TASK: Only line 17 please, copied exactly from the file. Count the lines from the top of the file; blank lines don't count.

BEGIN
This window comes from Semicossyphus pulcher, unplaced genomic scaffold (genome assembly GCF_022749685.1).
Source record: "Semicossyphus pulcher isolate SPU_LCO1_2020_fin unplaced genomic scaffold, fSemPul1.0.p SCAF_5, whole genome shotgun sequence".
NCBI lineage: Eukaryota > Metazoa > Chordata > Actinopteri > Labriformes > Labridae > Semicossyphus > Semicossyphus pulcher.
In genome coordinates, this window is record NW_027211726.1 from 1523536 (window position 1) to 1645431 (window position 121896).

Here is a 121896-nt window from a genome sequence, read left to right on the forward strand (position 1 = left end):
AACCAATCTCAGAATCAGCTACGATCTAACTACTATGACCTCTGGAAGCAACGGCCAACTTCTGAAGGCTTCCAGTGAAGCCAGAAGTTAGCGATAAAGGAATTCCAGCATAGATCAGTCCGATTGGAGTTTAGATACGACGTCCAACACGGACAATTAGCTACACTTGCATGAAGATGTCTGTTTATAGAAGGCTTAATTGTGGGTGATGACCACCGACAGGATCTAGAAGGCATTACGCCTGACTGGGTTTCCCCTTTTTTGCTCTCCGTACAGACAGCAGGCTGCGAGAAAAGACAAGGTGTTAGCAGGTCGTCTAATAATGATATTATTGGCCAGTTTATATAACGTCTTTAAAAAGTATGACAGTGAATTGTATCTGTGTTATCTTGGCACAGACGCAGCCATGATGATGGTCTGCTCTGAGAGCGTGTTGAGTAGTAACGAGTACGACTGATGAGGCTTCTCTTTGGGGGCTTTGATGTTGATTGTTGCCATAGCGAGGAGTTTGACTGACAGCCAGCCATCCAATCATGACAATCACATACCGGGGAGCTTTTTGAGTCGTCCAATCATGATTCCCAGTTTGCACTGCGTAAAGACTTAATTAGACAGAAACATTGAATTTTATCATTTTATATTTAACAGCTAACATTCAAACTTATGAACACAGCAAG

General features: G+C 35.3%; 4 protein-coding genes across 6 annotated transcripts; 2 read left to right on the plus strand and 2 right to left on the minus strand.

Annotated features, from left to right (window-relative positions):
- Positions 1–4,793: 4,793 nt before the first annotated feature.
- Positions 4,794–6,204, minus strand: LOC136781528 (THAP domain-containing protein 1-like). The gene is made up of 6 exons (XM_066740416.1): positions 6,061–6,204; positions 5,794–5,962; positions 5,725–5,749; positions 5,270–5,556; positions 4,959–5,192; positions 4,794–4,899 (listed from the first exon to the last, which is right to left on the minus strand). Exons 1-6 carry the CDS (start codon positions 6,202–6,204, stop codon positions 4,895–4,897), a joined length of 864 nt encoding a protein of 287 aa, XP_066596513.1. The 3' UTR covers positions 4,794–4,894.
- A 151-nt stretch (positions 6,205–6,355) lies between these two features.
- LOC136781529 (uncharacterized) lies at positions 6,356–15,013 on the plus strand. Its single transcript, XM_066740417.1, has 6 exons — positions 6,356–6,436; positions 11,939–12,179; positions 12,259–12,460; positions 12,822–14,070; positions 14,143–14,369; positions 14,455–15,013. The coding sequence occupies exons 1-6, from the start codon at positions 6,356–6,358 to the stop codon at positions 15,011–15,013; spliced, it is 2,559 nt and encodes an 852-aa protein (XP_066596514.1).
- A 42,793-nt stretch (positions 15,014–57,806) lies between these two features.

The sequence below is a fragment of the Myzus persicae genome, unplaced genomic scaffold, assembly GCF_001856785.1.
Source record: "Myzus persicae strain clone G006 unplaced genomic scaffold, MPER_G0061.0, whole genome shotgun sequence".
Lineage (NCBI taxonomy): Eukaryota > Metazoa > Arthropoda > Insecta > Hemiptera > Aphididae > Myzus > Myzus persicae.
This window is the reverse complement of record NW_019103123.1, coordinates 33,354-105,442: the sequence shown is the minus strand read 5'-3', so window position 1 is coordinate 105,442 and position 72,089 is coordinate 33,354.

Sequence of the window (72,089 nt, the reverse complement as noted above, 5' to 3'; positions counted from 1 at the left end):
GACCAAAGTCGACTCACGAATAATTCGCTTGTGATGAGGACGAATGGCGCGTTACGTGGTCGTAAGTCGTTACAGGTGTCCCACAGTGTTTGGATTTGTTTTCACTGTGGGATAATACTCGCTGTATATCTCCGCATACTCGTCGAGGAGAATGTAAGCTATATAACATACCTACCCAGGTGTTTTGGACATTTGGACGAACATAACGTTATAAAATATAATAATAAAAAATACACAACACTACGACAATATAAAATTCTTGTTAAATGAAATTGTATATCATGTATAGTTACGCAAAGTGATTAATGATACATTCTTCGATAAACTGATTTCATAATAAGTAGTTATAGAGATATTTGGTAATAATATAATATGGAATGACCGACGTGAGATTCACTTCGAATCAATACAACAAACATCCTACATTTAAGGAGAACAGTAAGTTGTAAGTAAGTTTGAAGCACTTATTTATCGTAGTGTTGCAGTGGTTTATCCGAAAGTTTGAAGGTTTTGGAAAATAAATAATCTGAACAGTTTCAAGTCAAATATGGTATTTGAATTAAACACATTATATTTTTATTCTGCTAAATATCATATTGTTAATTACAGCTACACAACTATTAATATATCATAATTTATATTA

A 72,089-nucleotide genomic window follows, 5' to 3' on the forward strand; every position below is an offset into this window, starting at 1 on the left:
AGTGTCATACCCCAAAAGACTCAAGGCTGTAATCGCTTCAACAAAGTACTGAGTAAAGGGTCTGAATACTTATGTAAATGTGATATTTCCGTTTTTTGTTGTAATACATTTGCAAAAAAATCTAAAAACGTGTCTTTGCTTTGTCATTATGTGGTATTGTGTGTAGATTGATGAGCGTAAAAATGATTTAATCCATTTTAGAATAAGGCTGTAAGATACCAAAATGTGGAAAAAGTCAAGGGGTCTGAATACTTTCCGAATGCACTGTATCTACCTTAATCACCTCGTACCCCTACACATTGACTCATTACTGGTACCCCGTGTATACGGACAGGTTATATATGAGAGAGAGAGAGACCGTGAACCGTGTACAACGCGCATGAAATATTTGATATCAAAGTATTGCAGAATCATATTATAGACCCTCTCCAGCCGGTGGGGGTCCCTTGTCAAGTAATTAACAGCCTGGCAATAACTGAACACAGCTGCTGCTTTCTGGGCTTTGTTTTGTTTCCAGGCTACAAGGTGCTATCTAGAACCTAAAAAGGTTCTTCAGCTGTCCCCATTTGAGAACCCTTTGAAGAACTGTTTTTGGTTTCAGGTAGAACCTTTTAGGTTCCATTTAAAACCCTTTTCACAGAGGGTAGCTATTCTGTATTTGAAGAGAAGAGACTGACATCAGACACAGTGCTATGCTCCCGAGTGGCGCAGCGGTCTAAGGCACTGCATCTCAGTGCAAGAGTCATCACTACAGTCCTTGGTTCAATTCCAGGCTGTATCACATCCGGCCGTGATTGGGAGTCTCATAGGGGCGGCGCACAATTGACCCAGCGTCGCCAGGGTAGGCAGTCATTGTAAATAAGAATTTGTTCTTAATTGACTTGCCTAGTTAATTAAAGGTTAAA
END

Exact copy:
This window is the reverse complement of record NW_019103123.1, coordinates 33,354-105,442: the sequence shown is the minus strand read 5'-3', so window position 1 is coordinate 105,442 and position 72,089 is coordinate 33,354.